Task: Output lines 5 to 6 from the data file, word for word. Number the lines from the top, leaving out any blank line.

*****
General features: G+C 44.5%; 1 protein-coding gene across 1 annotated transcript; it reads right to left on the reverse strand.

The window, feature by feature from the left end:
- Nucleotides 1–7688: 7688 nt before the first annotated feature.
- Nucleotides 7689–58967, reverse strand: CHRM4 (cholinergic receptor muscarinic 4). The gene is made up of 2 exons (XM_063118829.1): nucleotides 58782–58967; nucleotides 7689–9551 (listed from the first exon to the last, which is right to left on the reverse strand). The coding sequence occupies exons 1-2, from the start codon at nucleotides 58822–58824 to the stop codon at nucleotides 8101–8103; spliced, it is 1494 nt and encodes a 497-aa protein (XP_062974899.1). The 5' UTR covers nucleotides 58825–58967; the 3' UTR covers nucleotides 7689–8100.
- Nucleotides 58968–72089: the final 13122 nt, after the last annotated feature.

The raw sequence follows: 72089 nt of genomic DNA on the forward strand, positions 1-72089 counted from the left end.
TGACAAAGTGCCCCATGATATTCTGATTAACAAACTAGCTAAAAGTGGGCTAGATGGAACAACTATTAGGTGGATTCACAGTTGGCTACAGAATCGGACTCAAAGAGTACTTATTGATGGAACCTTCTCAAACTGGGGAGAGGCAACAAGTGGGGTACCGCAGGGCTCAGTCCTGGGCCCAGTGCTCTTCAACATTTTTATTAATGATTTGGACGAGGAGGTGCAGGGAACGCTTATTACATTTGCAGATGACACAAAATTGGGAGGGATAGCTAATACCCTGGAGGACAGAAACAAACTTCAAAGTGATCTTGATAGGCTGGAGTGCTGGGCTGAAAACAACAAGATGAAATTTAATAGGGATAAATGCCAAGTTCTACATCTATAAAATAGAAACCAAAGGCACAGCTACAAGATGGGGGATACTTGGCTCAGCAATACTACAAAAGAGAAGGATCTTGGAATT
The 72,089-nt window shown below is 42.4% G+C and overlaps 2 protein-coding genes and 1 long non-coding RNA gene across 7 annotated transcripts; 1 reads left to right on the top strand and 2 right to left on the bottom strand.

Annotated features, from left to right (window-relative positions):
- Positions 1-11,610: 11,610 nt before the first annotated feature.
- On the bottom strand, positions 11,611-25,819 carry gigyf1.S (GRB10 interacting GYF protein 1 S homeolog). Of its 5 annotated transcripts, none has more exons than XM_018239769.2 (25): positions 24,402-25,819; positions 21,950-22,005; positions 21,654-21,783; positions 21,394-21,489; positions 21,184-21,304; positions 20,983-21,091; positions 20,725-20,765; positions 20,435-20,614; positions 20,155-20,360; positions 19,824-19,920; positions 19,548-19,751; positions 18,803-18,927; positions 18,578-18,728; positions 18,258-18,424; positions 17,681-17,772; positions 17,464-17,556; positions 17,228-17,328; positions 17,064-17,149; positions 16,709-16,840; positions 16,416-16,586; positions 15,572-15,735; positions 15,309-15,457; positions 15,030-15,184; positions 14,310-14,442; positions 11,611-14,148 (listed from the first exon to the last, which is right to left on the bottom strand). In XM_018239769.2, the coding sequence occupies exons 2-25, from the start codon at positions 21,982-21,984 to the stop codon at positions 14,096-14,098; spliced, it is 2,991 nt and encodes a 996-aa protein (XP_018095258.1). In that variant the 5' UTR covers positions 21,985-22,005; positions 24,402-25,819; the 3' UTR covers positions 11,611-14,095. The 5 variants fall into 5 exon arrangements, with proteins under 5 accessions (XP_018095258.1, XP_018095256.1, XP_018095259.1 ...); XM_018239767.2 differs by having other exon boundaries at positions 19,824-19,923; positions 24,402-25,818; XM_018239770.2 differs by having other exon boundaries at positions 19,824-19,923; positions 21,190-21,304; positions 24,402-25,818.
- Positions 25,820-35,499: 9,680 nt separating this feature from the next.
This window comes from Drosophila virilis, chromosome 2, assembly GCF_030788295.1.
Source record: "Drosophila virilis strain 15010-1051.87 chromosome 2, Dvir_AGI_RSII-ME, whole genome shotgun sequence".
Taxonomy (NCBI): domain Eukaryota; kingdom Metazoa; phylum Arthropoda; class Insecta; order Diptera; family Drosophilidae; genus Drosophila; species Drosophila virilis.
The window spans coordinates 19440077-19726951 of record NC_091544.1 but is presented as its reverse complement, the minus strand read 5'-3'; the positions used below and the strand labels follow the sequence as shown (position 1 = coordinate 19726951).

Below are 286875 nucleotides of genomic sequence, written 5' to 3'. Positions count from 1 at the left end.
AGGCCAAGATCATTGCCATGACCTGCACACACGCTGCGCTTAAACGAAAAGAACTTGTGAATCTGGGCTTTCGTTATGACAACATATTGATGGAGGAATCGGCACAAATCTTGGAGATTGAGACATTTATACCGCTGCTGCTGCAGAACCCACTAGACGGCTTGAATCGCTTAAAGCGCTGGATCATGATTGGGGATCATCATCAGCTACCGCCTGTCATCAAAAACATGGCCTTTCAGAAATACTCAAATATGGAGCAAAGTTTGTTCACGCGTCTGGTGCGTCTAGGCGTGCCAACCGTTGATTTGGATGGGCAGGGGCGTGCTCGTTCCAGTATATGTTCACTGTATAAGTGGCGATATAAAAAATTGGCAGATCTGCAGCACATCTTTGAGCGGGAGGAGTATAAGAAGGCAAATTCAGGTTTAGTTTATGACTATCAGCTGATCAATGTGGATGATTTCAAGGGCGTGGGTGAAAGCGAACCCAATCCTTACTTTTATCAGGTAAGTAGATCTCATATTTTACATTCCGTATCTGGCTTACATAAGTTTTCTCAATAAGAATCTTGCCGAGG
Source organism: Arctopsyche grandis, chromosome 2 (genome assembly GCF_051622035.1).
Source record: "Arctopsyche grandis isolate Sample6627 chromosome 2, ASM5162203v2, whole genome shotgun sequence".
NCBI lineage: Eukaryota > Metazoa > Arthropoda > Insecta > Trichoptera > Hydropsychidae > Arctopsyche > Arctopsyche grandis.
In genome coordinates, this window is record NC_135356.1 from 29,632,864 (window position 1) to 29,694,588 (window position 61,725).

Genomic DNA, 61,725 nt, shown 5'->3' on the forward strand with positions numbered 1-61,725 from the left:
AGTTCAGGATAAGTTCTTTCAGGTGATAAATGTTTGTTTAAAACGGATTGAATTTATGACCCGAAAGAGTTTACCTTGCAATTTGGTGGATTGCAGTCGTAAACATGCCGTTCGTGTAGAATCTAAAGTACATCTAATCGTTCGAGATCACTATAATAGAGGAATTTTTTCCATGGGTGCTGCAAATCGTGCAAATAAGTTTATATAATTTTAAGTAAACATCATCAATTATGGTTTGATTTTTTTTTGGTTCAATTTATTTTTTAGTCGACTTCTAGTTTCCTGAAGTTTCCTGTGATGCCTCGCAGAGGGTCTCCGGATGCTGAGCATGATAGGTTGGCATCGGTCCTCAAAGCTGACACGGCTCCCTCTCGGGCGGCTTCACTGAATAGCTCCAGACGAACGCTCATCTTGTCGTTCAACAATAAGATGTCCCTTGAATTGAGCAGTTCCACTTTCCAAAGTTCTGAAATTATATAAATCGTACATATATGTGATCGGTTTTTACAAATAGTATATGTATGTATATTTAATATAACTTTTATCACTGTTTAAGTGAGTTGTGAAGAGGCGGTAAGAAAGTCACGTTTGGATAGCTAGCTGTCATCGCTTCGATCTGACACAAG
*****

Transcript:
- Nucleotides 58968–72089: the final 13122 nt, after the last annotated feature.

The raw sequence follows: 72089 nt of genomic DNA on the forward strand, positions 1-72089 counted from the left end.